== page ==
Hooves of Fury

On Sunday afternoon, my wife, father-in-law and I cantered over to the Rose Garden Arena to watch the “World Famous” LIPIZZANER STALLIONS. (Please note that the official, branded name of the company is exactly that: The “World Famous” LIPIZZANER STALLIONS).

The company tours nationally and internationally and has reportedly been seen by some 27 million people since 1970. The tour stop before Portland was McMinnville; the next eight stops are Yakima, Pendleton, Okanogon, Ellensberg, Spokane, Moses Lake, and Walla Walla. At the end of July they’ll be performing in Wasila, Alaska. We’ll see how it plays in Peoria when the show arrives there in mid-September. You get the picture? This is one heavy-duty touring show. To survive under such touring conditions, you would have to be strong as a … well… as a horse.

One of the benefits of working in the nonprofit arts world is the occasional complimentary ticket thrown your way. Sometimes you're offered a comp as a friendly gesture, sometimes they're given to curry favor, and often someone just wants to fill empty seats (“paper the house”) so the paying guests won’t be alarmed by finding themselves sitting alone in an empty venue.

My wife grew up with horses. Her family still have a brace of them kicking around the farm, so I figured she might enjoy the show. We offered the extra ticket to her father, who was happy to tag along and do the driving. As for me, I considered the show to be market research. I’m always curious about how our for-profit cultural competitors manage to grab a respectable share of the family entertainment dollar. Entertainment extravaganzas attract a sizeable audience to places like the Rose Garden and Memorial Coliseum. Shows such as Disney on Ice, the Ice Capades, and Kings of Death Metal on Ice are popular and, I presume, lucrative.

While my tickets were free, here’s what a family of four might have spent for the two hour show we enjoyed:

Tickets for 2 Adults = $80.00 ($32.50 + $7.50 fee each)
Tickets for 2 Kids = $76.00 ($30.50 + $7.50 fee)
Delivery Fees = $4.50 (with $2 extra for Will Call)
Order Charge = $4.75
Parking = $10.00
Souvenir Program = $12.00 (sorry kids, you’ll have to share)
Souvenir T-shirt for the boy = $25.00
Souvenir hoodie for the girl = $35.00
Souvenir throw blanket for Grandma = $75.00*
4 burger basket meals = $38.00
2 sodas in souvenir cups = $15.00
1 Red Bull for Mom = $6.00
4 Widmers for Dad = $32.00
3 frozen yogurt waffle cones = $16.50 (Dad will just have another beer)
1 cream cheese stuffed pretzel for Grandma = $5.00*

TOTAL $436.75

* Presumes Grandma is waiting in the car during the show.

Perhaps it was that potential price tag that left most of the seats in the Rose Garden empty. The north quarter of the arena was closed to create a backstage for the ponies, and the 300 level (nose bleed seats) was shut down. I’m bad at estimating numbers, but my rough guess is that the place was maybe one-third full ---2,000-3,000 people at most. That’s a full house in the Keller Auditorium. Not too shabby, except that I’ll bet the promoters took a big loss on that show.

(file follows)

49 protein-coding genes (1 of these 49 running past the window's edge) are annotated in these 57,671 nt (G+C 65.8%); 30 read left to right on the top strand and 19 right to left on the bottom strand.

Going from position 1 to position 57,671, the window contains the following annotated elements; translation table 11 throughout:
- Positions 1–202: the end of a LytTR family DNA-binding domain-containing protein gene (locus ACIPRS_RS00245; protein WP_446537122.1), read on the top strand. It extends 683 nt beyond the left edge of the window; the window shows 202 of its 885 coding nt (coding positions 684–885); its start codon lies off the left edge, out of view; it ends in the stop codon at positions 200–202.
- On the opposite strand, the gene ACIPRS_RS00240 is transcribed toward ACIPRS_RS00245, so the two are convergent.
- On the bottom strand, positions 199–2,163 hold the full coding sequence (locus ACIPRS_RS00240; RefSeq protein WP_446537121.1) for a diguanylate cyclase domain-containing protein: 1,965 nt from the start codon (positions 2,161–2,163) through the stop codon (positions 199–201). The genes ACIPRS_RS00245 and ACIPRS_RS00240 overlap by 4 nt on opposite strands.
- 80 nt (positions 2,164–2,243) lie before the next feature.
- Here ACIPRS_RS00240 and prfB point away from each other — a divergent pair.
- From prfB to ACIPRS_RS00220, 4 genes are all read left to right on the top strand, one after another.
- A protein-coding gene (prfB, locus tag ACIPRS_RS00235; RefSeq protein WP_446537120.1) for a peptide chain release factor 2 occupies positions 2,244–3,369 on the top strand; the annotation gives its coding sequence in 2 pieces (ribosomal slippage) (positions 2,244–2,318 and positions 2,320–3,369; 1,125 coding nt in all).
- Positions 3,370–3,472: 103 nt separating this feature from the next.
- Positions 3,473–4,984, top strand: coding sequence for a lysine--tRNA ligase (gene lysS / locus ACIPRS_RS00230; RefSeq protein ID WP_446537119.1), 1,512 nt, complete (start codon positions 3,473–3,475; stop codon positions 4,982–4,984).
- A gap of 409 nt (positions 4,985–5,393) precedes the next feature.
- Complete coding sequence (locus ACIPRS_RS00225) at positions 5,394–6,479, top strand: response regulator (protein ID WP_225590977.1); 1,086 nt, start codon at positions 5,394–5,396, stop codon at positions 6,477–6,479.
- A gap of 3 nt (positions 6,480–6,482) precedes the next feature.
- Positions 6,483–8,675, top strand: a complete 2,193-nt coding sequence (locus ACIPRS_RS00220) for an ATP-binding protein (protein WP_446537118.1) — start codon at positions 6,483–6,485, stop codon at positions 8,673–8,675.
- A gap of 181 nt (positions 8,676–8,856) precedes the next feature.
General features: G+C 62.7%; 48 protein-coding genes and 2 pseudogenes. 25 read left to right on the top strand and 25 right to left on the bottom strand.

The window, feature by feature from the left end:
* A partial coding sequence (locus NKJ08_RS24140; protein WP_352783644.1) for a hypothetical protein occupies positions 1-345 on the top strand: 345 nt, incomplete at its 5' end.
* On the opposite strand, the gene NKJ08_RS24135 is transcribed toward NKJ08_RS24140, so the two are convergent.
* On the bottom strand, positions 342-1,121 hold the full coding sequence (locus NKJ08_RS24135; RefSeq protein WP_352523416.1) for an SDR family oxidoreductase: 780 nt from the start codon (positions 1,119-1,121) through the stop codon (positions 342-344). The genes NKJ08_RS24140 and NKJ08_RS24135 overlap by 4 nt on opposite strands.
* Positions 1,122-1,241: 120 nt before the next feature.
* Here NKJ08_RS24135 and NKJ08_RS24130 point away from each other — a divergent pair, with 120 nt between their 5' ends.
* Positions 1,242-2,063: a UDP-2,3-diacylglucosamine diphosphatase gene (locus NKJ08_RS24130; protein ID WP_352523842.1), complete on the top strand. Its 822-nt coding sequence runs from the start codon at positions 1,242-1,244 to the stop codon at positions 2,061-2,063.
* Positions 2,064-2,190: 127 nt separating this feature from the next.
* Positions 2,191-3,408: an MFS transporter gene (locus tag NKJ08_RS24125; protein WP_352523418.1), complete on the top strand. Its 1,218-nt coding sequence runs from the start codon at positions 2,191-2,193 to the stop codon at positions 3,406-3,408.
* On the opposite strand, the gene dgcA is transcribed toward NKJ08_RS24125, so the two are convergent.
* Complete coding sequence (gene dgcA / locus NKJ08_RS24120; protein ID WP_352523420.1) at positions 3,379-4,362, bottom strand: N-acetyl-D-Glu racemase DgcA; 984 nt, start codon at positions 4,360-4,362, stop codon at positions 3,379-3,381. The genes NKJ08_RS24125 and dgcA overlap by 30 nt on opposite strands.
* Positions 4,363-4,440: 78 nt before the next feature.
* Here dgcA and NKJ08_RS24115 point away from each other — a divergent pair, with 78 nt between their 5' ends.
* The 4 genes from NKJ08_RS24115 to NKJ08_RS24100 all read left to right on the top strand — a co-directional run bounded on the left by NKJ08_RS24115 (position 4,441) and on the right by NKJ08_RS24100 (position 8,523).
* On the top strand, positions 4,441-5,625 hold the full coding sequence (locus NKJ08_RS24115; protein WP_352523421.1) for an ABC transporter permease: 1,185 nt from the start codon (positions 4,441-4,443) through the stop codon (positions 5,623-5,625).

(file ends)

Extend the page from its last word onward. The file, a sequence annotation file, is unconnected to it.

Heavily represented in the audience were: (1) Little girls who love ponies; (2) People with walkers; and, (3) Sailors in town for Fleet Week. (I’m kidding about the sailors). The crowd was not what I would call diverse. Now that I think about it, there are probably more African Americans on the Rose Garden court at one time during a Blazer’s game than there were watching The “World Famous” LIPAZZANER STALLIONS.

What about the show? Despite my studied attempt to appear jaded and cynical, I tell you the show was fun--both entertaining and educational. The emcee, Troy Tinker (seriously), introduced the horses and riders while presenting the Lipizzaner's long history and explaining the various maneuvers as they were performed. The first half of the show was essentially a demonstration of dressage techniques. In one section titled, “Airs Above the Ground,” techniques honed in battle were demonstrated--techniques such as the “Capriole” in which the stallion leaps into the air, draws his forelegs under his chest, and kicks out violently with his hind legs. Then there’s the “Courbette” which requires the horse to rear up, then hop on its rear legs. This move is known to leave the enemy slack-jawed and dumfounded. Here’s the Courbette in action:

I don’t know how I would have felt had I paid for the tickets, but we had a good time watching some remarkable performers--human and equine. I can think of only six things that would have made the “World Famous” LIPIZZANER STALLIONS show better:

1) Add a unicorn or two.
2) Put on a jousting match in the second act.
3) Invite celebrity stallions to compete.
4) Add the word “X-TREME” to the name.
5) Harlem Globetrotters vs. Lipizzaner Stallions.
6) Narrator: Charles Bukowski.

Photo: Not a real Lipizzaner Stallion, this is one of Portland's famous sidewalk ponies tethered to a horse ring in my neighborhood.


Miss Laura said...

Oh, man. If I tried that Courbette trick, I would surely fall off and break my head. Actually, if I just got on a horse I would surely fall off and break my head. The perils of having not grown up in Pendleton. Could I just get a cream cheese stuffed pretzel to go?

Unknown said...

I ... am ... stunned.

What a glorious report! Haven't seen any unicorns in the vicinity since my daughter was 9.

Stephen said...

My company gave away two tickets to this event & really wanted to win them!
Lucky you. Great pic.